Spend Christmas Day at 37,000 feet – and save a fortune

Surge in number of travellers taking advantage of cheap fares if you fly on the 25th

Thousands of British travellers will spend Christmas Day at 37,000 feet to save hundreds of pounds on airfares.

Normally flights on 25 December depart half empty. But this year they are bulging with recession-hit passengers keen to take advantage of the festive fall in fares. Virgin Atlantic reports that flights departing for Australia on Christmas Eve – arriving on Boxing Day – are 95 per cent full.

The third week of December always sees a surge in demand that sends fares sky high, with some travellers prepared to spend a fortune to be with the right people or on the right beach on Christmas Day. But on 25 December itself (and for overnight flights starting on Christmas Eve) airlines experience a sudden fall in bookings.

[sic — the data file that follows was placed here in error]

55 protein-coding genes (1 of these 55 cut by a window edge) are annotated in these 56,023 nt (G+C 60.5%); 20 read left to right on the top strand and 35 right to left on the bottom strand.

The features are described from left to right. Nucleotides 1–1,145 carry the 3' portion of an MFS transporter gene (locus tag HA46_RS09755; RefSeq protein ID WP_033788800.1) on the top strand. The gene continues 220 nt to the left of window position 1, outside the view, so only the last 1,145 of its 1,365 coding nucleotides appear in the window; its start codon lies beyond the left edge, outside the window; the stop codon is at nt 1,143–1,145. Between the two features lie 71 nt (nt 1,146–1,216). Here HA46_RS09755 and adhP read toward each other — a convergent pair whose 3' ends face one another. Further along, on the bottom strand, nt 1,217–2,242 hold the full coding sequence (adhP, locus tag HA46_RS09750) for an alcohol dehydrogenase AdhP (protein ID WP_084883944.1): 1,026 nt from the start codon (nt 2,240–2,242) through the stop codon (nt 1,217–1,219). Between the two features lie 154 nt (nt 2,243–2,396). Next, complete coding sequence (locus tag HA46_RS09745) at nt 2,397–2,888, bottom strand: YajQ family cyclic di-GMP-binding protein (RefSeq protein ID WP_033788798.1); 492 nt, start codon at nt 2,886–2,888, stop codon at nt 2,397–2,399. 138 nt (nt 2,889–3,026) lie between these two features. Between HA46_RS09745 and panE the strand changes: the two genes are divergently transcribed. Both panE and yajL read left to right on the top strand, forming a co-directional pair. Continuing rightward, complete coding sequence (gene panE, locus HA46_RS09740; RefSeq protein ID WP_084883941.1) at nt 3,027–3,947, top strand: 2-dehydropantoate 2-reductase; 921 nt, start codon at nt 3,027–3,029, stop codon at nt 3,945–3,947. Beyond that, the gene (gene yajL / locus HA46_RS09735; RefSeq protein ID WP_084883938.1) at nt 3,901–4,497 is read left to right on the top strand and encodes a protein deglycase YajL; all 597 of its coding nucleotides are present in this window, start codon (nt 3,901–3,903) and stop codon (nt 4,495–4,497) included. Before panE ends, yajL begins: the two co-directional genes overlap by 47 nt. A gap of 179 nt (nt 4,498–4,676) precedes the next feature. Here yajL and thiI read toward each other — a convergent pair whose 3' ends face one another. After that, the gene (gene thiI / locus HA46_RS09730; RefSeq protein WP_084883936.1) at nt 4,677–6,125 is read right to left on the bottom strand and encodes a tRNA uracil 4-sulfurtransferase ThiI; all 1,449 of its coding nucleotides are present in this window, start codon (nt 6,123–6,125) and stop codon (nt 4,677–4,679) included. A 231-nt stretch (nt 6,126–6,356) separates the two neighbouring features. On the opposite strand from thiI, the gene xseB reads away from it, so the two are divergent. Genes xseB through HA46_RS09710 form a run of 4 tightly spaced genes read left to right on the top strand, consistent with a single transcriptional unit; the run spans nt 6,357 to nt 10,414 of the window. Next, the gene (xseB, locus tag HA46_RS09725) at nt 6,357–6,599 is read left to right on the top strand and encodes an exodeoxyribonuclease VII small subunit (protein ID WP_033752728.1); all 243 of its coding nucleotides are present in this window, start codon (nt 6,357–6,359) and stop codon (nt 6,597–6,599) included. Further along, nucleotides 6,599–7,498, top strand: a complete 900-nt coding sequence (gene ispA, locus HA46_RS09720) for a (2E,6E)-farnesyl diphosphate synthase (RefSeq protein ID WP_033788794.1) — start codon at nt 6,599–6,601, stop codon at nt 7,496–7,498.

Some canny passengers book these so-called "dog flights" in the expectation of plenty of empty seats. But this year, while there are still bargains to be had for travellers prepared to surrender Christmas Day, planes will be almost full. Some travellers book flights for 25 December as a Christmas-avoidance technique, Anna Catchpole, a spokeswoman for Virgin Atlantic, said. "These are the people for whom pulling crackers and opening Christmas presents can represent the worst of all possible worlds," she said.

Travellers with religious, emotional or pathological grounds for avoiding Christmas Day celebrations can erase the date entirely by bagging a bargain flight on the longest-scheduled flight from the UK, Air New Zealand's voyage to Auckland via Los Angeles. There is still availability for the Christmas Eve departure, which reaches LA the same day, local time. After refuelling, the westbound plane departs later that evening. As it crosses the International Date Line close to Fiji, the calendar jumps from 24 to 26 December.

David Whitley, founder of the Australianflightbargains.com website, said high seasonal prices just before Christmas reflect global demand: "It's not just the amount of people travelling between the UK and Australasia, but the number travelling from, or transiting through, popular hubs such as Singapore."

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